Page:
On the contrary, Anthony Scoleri, owner of The Mane Stop in Haddenfield, N.J., sees a different picture. “I have seven nail technicians and 90% of my business is à la carte. We cater to a lot of working women and use our à la carte menu as a way to upsell to that time-conscious consumer,” says Scoleri. “They lead hectic lives and can- not indulge in big service packages on a regular basis. Our gift certificate sales — which are seasonal — are perfect for the multi-service packages that typically require two to six hours in the appointment book.”

Generally speaking, 60%-65% of monies deposited daily come from working women 30-50 years old. This population is on a perpetual time schedule and many times we fail to realize that when producing a service menu. This audience would be a fabulous market for à la carte pricing. If your business is located in a strip mall, the opportunities for à la carte pricing are also greater. You are visible and can promote these types of services to your passersby.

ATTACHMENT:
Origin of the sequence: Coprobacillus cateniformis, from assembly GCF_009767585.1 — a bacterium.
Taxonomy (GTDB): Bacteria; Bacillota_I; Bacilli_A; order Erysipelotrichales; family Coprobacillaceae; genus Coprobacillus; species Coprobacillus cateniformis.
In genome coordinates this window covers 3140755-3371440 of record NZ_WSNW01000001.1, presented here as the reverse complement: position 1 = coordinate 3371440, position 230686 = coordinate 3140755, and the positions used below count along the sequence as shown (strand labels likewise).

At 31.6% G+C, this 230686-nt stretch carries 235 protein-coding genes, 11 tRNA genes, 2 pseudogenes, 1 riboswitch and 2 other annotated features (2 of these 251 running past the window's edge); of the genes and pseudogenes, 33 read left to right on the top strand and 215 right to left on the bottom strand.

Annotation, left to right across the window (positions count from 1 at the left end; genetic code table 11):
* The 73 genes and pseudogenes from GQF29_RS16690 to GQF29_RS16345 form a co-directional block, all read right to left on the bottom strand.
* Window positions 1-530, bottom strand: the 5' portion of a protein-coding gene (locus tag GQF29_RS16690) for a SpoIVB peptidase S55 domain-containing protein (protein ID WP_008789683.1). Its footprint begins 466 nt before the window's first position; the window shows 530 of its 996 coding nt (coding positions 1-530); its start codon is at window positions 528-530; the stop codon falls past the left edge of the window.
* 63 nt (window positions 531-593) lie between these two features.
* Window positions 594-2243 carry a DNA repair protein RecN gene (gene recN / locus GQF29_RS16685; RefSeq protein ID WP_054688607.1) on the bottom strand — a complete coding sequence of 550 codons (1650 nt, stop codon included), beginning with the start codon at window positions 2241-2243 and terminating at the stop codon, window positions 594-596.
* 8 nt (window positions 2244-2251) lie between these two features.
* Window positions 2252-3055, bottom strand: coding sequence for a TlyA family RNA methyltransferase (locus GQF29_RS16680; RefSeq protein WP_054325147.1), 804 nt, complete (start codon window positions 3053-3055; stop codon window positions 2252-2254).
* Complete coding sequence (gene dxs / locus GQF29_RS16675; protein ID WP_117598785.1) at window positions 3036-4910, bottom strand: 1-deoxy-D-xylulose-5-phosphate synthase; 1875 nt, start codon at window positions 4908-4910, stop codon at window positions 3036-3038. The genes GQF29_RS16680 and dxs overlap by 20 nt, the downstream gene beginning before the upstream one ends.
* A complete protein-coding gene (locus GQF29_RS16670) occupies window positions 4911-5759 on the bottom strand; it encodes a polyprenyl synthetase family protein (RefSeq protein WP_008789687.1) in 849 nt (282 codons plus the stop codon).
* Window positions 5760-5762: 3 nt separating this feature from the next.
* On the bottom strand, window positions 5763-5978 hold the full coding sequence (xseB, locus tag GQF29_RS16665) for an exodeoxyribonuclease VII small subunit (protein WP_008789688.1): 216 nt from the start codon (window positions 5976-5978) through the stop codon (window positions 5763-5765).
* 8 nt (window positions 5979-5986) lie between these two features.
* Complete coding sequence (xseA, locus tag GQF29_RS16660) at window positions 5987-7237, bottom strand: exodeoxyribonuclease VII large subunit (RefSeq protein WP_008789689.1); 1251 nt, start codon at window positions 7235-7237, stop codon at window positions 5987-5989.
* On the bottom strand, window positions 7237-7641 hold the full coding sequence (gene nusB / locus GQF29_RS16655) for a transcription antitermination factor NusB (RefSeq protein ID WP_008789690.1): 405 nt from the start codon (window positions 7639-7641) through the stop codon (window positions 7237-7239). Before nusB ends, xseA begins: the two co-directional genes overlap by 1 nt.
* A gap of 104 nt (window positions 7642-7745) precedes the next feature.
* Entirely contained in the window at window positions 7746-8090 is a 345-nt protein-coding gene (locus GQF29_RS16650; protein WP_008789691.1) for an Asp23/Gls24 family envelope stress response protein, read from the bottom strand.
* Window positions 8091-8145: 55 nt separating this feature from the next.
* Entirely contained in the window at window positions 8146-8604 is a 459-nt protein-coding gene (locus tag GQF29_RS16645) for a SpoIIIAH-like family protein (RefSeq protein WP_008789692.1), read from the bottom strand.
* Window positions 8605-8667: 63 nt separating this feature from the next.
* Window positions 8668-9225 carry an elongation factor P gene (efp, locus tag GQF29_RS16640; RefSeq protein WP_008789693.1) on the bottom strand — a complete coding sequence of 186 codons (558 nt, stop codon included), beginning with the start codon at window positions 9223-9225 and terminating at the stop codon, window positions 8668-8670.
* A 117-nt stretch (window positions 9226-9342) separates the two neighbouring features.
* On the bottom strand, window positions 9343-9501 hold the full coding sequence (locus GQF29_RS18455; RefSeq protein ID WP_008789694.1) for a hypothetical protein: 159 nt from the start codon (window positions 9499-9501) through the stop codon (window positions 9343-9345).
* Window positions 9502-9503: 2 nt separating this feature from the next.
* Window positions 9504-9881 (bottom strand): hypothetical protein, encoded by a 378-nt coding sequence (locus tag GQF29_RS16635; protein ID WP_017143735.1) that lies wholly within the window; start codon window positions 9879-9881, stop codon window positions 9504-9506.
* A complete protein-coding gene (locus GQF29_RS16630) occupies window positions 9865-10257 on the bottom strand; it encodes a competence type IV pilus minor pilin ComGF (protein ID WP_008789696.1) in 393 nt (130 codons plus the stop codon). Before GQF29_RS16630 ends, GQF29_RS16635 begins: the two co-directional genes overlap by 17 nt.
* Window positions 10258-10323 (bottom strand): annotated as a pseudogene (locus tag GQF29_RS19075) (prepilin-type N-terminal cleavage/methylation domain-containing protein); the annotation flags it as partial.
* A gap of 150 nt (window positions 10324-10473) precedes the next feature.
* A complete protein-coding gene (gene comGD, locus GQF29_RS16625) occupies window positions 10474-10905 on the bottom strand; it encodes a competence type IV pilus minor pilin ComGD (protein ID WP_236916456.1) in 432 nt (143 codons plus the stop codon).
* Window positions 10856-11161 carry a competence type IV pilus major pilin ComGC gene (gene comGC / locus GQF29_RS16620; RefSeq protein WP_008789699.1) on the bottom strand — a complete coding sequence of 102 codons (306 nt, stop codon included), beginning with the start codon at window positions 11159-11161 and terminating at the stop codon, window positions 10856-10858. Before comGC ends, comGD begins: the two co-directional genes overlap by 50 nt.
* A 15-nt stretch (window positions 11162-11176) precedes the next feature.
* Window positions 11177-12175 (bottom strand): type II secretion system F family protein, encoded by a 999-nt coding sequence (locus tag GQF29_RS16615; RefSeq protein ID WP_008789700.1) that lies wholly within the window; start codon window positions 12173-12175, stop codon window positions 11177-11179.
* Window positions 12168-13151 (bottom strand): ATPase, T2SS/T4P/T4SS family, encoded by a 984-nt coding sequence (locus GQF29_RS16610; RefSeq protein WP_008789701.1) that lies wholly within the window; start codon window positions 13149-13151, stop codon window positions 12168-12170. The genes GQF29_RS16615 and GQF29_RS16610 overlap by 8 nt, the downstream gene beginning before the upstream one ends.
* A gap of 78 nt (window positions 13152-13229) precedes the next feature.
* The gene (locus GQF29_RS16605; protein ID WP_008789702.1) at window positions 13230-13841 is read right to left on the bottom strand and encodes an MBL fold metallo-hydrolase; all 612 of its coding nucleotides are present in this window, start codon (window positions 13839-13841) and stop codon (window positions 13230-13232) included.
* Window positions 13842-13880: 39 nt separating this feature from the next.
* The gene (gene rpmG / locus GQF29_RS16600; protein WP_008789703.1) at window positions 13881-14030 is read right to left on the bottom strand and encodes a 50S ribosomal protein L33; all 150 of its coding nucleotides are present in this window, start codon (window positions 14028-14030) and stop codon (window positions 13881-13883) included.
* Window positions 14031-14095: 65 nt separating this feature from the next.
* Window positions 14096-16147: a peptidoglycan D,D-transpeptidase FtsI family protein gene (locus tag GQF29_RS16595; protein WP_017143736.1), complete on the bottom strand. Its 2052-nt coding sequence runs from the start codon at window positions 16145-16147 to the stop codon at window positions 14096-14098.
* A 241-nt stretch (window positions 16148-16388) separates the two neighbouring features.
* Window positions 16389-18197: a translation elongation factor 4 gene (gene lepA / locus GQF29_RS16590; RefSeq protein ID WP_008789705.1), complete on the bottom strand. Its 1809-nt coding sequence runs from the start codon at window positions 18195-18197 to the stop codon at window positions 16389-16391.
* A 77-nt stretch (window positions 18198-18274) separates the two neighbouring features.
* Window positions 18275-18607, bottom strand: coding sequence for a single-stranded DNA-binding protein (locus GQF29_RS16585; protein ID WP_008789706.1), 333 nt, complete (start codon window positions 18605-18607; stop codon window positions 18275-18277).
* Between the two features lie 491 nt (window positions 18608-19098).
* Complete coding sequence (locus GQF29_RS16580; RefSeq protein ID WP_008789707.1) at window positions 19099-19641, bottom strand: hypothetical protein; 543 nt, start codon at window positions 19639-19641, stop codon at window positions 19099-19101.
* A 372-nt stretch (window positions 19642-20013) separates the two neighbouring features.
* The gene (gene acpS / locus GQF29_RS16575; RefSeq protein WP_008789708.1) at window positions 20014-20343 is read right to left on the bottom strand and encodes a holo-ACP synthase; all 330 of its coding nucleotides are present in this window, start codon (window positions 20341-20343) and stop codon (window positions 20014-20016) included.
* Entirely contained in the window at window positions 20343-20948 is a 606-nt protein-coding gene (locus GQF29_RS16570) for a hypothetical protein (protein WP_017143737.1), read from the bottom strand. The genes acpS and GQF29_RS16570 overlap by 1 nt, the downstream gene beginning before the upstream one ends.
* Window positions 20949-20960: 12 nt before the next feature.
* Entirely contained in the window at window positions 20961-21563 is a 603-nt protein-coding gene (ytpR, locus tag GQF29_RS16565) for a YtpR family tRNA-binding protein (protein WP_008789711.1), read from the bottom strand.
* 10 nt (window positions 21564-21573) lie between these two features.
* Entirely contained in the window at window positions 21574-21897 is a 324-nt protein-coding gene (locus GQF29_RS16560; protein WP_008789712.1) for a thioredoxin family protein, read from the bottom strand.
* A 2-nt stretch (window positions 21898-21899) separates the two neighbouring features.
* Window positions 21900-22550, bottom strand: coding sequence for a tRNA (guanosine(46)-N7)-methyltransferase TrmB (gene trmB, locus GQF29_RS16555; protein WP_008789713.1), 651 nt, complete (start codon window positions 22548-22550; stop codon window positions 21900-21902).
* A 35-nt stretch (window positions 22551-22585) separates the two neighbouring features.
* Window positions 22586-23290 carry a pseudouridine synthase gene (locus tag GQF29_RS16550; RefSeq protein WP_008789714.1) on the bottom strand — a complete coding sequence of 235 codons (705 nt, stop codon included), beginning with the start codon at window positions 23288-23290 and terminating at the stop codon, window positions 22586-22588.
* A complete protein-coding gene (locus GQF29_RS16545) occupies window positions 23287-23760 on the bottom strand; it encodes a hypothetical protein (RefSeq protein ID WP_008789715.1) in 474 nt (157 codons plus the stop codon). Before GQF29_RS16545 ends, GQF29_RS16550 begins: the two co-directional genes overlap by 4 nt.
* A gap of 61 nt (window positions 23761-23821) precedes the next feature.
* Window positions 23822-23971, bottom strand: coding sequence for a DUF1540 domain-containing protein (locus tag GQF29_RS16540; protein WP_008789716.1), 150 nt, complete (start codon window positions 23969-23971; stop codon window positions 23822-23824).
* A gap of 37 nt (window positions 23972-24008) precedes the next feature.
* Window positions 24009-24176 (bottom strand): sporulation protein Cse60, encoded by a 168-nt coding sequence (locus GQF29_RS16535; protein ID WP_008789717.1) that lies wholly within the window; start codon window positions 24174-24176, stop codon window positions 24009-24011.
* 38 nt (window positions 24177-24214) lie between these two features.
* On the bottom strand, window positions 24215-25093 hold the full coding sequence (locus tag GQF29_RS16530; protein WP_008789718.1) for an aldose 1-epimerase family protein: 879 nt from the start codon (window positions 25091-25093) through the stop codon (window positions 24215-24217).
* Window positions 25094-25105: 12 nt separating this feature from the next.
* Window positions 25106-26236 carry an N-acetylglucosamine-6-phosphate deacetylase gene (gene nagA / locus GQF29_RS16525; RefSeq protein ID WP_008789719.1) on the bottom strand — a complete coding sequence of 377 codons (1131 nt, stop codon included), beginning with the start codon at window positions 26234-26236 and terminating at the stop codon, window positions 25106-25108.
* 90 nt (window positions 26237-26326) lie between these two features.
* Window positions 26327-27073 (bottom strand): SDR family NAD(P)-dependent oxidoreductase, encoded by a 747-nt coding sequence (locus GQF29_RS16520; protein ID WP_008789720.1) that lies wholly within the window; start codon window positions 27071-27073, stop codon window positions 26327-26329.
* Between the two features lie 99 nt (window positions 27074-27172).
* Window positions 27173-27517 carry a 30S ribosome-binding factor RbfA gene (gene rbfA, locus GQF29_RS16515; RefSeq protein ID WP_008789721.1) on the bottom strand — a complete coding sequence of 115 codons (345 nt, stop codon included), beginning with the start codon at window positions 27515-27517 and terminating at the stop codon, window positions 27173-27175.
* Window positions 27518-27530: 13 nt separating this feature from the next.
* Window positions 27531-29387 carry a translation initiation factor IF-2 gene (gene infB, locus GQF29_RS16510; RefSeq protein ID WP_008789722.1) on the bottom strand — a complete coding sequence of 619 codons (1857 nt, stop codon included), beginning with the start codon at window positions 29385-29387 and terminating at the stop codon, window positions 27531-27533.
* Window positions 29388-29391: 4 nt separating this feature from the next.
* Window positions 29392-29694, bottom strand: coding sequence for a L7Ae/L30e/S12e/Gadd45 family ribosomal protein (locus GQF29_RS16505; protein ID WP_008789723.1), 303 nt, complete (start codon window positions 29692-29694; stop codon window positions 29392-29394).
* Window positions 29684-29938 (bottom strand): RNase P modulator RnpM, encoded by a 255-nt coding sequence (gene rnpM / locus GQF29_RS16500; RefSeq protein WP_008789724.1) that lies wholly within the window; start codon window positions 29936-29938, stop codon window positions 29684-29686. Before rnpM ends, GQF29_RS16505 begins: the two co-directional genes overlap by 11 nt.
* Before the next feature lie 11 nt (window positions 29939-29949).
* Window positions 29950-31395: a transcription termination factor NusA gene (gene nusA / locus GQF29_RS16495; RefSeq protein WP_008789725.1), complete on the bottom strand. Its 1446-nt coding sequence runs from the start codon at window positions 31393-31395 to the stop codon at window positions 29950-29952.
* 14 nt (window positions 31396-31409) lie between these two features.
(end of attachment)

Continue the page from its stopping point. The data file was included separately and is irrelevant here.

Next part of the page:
Marketing à la Carte Pricing

Once you have established that à la carte pricing is right for your business, getting a consistent marketing plan in place will be imperative. Your printed menu is the first place to start. List all services with an explanation of each. Make sure the consumer knows the service, the time, and the price.

In addition, boast about your quick, easy services on your menu. Let your clients know you recognize their hectic lives and are ready to serve them. Some examples of quickie services are hand and foot masks, reflexology, paraffin dips, hand massages, nail art, and hot oil treatments.